Bushfires in Australian Savannas

In Australia, Bushfires are considered as one of the most destructive forces of nature. Firefighters have risked their lives each year trying to control bushfires. Despite the fact that bushfires occur naturally, the main cause of the spread is loss of biodiversity, human activities and lack of effective household safety responses. Bush fires have resulted in massive destruction leading to personal hardship and loss of life to families and communities.  Australia is considered the world’s hot and driest continent, which leads to drought and many regular occurrences of bushfires that sadly, over the years, have become Australia’s weather cycle. Australia has had a history of bushfires. Some of the tragedies include the Tasmanian fires in 1967, the Ash Wednesday in 1983, and the New South Wales bush fires that occurred in 1994. These bushfires leave a lot of dames with lives, houses, and buildings lost. This has made bushfires to be high of natural disasters in Australia. The Australian climate is prone to bushfires since it is hot. In the Southeast, there are occasional strong winds during the summertime cold fronts that can result in extreme fires. Many of Australia’s native plans are prone to fires since most consist of high oil content that makes them burn easily. The dominant trees in Australia are eucalyptus, which is highly flammable. Relatively, the big areas that consist of dry grass in the mid-late summer are also prone to burning.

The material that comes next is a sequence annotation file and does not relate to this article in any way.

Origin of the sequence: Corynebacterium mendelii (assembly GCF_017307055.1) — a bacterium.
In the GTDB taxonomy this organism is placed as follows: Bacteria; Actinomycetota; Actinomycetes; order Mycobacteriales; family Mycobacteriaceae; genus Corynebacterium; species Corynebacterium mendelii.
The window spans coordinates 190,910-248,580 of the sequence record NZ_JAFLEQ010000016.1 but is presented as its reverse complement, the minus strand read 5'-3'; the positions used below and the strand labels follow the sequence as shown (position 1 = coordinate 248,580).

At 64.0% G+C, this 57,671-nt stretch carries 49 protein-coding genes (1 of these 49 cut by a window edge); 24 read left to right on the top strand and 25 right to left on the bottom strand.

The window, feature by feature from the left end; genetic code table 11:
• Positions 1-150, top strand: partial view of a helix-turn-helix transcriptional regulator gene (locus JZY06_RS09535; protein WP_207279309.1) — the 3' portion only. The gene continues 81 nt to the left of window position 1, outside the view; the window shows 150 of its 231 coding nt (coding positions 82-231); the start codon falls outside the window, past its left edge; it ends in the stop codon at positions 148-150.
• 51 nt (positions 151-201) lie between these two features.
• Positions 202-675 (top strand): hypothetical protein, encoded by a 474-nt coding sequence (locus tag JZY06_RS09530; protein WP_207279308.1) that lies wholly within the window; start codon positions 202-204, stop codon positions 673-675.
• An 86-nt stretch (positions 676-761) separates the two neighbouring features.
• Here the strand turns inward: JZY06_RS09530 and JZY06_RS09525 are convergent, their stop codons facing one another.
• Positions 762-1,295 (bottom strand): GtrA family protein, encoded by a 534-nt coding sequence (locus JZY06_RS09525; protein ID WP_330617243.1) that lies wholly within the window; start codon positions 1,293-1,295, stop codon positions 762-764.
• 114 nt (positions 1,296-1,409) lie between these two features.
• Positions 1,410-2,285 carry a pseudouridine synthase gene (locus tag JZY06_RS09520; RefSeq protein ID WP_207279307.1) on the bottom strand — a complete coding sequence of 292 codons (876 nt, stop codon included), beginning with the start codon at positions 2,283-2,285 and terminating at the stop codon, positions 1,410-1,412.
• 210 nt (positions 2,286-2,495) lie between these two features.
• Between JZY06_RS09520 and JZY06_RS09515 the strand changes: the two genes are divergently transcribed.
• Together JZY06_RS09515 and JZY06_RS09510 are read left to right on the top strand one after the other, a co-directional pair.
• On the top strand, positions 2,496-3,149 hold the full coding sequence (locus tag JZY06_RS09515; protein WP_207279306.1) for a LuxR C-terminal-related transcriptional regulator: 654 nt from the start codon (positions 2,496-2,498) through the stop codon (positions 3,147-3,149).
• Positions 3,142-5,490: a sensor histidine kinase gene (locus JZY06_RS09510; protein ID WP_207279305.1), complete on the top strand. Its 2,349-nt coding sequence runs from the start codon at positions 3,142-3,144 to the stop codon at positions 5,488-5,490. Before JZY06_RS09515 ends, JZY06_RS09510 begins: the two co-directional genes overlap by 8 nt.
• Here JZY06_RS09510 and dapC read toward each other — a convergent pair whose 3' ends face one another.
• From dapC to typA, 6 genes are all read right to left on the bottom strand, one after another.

Hayward et al. (2016). Could biodiversity loss have increased Australia’s bushfire threat?

The article reveals that the extinction of various range of mammal fauna has contributed to the increase of fuel that has the potential of affecting the rate at which fire spreads in Australia. Considerably, the article indicates that leaf litter is the main source of flammable material that allows the extent of fire in the savanna, especially due to the eucalypt communities in Australia. Over the years, Australia has suffered the death and loss of small-sized ground-dwelling mammal species. The loss of these species in Australia means increased fires due to increased accumulation of fuel.

Murphy et al. (2010). Frequent fires reduce tree growth in northern Australian savannas: implications for tree demography and carbon sequestration

This article offers essential information about how tropical savannas bring about the fire-prone ecosystem in Australia. Considerably, reducing the bushfires in Australia entails being able to reduce the fire frequency in the tropical savanna. The article revealed the long term effects of fire regimes in the savanna. Frequent fires have reduced the growth rates of trees as well as the global carbon sink. Savanna ecosystem consists of 25% of Australia’s terrestrial surface, thus offering an essential ecosystem service by the water cycles and carbon as well as the maintenance of biodiversity. The current composition, structure as well as distribution of Australian Savanna has coevolved due to fire which has influenced the biochemical and biophysical processes.